For example, it is important in my job to keep abreast of news and blogs in my field. Now I can spend a couple of hours per day manually checking various sources, or I can set up RSS feeds, scan headlines, read deeper where needed and take care of this in 15 minutes. IT had disabled the RSS feed reader in Outlook, so I have to circumvent the way that IT apparently wants me to work. I use an offsite feed aggregator to avoid having to install unauthorized software. My having to circumvent IT to work means that there is dissonance between how IT sees my role and I (and my boss) see my role.

      I tend to view new security measures as productivity killers because they are not accompanied by contextual interviews to see how I work.
      • Re: (Score:3, Insightful)

        by turbidostato (878842)
        "That is the default position here on /.; that of a sysadmin. My perspective is that of a user. IT is often too insular and unresponsive to the needs of its users."

        I'm on IT and I have to tell you some two things:
        1) I'm a user as much as a sysadmin, or what did you think? So please consider I do see it from both perspectives: that of the sysadmin I am and that of the user I am too so it might be, just from this assertion only that I'm on a more relevant position regarding this issue than you.
        2) More often
    • Unless the device uses onboard storage, it is most likely using an SD card formatted with FAT t. So far I have not seen a password locked SD card.

      It takes but a second to remove an SD card.

      • BlackBerrys can encrypt the entire microSD card, to both the specific device and password. If a wipe is triggered (either remotely or by self-destruct), the card goes with it.
  • by Anonymous Coward on Monday June 02, 2008 @09:03PM (#23633595)
    And if you have a blackberry enterprise server, you can:

    - force your users to have a password
    - force the device to lock after a specified period of inactivity
    - force the user to enter the password every x minutes regardless of activity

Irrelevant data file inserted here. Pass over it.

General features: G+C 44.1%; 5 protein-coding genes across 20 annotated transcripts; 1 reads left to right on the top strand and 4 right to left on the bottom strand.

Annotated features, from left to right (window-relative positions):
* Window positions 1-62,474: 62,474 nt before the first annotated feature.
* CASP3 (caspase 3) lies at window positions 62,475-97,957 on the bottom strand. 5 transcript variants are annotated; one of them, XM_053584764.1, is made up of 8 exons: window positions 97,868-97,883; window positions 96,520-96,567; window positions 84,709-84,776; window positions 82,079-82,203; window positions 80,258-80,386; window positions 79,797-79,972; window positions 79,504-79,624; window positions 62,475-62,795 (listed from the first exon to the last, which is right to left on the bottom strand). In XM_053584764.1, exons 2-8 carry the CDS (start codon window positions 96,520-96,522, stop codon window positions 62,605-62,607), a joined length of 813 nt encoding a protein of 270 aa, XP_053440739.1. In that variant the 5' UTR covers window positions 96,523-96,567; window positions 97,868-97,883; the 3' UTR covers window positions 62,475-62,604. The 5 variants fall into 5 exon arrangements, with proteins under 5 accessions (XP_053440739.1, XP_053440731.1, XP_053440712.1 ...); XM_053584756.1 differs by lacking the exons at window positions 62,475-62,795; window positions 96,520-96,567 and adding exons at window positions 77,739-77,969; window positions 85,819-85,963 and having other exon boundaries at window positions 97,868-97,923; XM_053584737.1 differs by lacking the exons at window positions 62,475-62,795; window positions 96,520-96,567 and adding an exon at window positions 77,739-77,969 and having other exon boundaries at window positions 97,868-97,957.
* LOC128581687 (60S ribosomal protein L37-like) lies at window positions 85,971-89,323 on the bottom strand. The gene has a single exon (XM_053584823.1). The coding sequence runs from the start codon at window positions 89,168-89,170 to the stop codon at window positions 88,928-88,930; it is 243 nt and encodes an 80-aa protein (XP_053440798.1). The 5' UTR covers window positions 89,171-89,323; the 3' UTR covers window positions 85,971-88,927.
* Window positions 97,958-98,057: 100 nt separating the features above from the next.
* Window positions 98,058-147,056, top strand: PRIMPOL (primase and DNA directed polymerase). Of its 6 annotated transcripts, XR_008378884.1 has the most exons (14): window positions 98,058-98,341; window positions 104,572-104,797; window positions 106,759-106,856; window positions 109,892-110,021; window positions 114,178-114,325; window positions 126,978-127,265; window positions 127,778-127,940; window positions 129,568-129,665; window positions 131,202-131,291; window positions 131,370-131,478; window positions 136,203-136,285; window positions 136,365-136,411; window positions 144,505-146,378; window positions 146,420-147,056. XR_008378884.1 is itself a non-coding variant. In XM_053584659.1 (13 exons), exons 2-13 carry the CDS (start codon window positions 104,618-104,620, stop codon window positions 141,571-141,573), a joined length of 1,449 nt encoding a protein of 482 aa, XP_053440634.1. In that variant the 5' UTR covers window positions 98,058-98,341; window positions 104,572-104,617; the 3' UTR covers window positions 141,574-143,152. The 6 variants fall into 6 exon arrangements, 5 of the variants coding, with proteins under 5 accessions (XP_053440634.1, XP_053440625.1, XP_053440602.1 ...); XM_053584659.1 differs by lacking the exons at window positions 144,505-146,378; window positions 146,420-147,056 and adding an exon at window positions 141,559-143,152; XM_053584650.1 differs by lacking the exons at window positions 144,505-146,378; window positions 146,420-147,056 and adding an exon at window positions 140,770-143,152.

- prevent users from having a trivial password
    - give users a duress password
    - set the blackberries to store everything in encrypted from
    - if a blackberry is lost, you can remotely lock the blackberry
    - if a blackberry is lost, you can remotely wipe it

    Blackberries are the best mobile platform, period.
    • by vux984 (928602) on Monday June 02, 2008 @09:25PM (#23633741)
      Mod parent up. Blackberries ARE better than the other PDA platforms in terms of security, because they do support this level of security 'out of the box'.

      Other PDA's don't, and in most cases you can't even add it. With the BB, you can essentially set them up so that all data is end-to-end encrypted to YOUR server, and from their it can go out to retreive web pages, access address books, download documents, run applications, etc, etc. You can apply corporate filters to the web, limit applications, etc, etc all very easily.

      All other PDA platforms require you to trust the carrier and the user for a significant chunk of the security. They give you exchange and imap support for example so email can be reasonably secure, but its much harder to lockdown EVERYTHING else... like blocking it so the pad web browser can't reach facebook or myspace or so poker can't be installed... blackberries make it as easy to manage PDA's as it is to manage desktops... which is to say... its a hassle. But on other platforms its not even really doable.

      How easy is it to get an iphone to run through a 'VPN' so it can access an intranet site and have no or extremely limited access to the public WWW? This is a pretty common scenario for the PC's staff are provided by enterprises, but smartphones in general do no make this sort of configuration easy; in many cases its simply not possible.
      • by ohcrapitssteve (1185821) on Monday June 02, 2008 @10:10PM (#23634029) Homepage
        In just a few days, Apple is set to release iPhone Software 2.0 (as well as maybe Hardware 2.0...) but sw 2.0 is slated to have many of the enterprise features listed above. Not to sound like an Apple commercial, but features will include:

        -ActiveSync (with SSL..)
        -Remote administration with remote wipe of a lost device